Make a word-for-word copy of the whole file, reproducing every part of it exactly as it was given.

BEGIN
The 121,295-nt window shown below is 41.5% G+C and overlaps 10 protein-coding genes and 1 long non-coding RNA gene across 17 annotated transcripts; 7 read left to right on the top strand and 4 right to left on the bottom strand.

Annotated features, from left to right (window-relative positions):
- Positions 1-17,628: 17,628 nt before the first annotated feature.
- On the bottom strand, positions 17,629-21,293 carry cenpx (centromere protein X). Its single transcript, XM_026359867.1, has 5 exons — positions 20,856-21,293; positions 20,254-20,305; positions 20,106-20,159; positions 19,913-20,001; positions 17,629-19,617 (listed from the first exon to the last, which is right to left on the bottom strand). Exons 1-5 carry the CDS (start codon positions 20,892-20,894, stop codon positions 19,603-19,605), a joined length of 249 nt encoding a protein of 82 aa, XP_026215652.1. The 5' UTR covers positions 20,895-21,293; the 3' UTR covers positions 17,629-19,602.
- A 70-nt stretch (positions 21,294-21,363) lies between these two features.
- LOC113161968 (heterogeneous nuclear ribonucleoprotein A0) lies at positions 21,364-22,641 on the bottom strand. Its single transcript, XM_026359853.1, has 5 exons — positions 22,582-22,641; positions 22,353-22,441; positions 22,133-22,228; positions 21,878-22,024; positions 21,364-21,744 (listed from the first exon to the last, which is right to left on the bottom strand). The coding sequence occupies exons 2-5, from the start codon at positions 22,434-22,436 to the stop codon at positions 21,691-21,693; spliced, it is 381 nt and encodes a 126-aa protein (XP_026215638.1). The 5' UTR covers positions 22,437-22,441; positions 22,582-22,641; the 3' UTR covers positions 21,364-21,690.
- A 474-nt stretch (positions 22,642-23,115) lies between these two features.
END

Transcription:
The 121,295-nt window shown below is 41.5% G+C and overlaps 10 protein-coding genes and 1 long non-coding RNA gene across 17 annotated transcripts; 7 read left to right on the top strand and 4 right to left on the bottom strand.

Annotated features, from left to right (window-relative positions):
- Positions 1-17,628: 17,628 nt before the first annotated feature.
- On the bottom strand, positions 17,629-21,293 carry cenpx (centromere protein X). Its single transcript, XM_026359867.1, has 5 exons — positions 20,856-21,293; positions 20,254-20,305; positions 20,106-20,159; positions 19,913-20,001; positions 17,629-19,617 (listed from the first exon to the last, which is right to left on the bottom strand). Exons 1-5 carry the CDS (start codon positions 20,892-20,894, stop codon positions 19,603-19,605), a joined length of 249 nt encoding a protein of 82 aa, XP_026215652.1. The 5' UTR covers positions 20,895-21,293; the 3' UTR covers positions 17,629-19,602.
- A 70-nt stretch (positions 21,294-21,363) lies between these two features.
- LOC113161968 (heterogeneous nuclear ribonucleoprotein A0) lies at positions 21,364-22,641 on the bottom strand. Its single transcript, XM_026359853.1, has 5 exons — positions 22,582-22,641; positions 22,353-22,441; positions 22,133-22,228; positions 21,878-22,024; positions 21,364-21,744 (listed from the first exon to the last, which is right to left on the bottom strand). The coding sequence occupies exons 2-5, from the start codon at positions 22,434-22,436 to the stop codon at positions 21,691-21,693; spliced, it is 381 nt and encodes a 126-aa protein (XP_026215638.1). The 5' UTR covers positions 22,437-22,441; positions 22,582-22,641; the 3' UTR covers positions 21,364-21,690.
- A 474-nt stretch (positions 22,642-23,115) lies between these two features.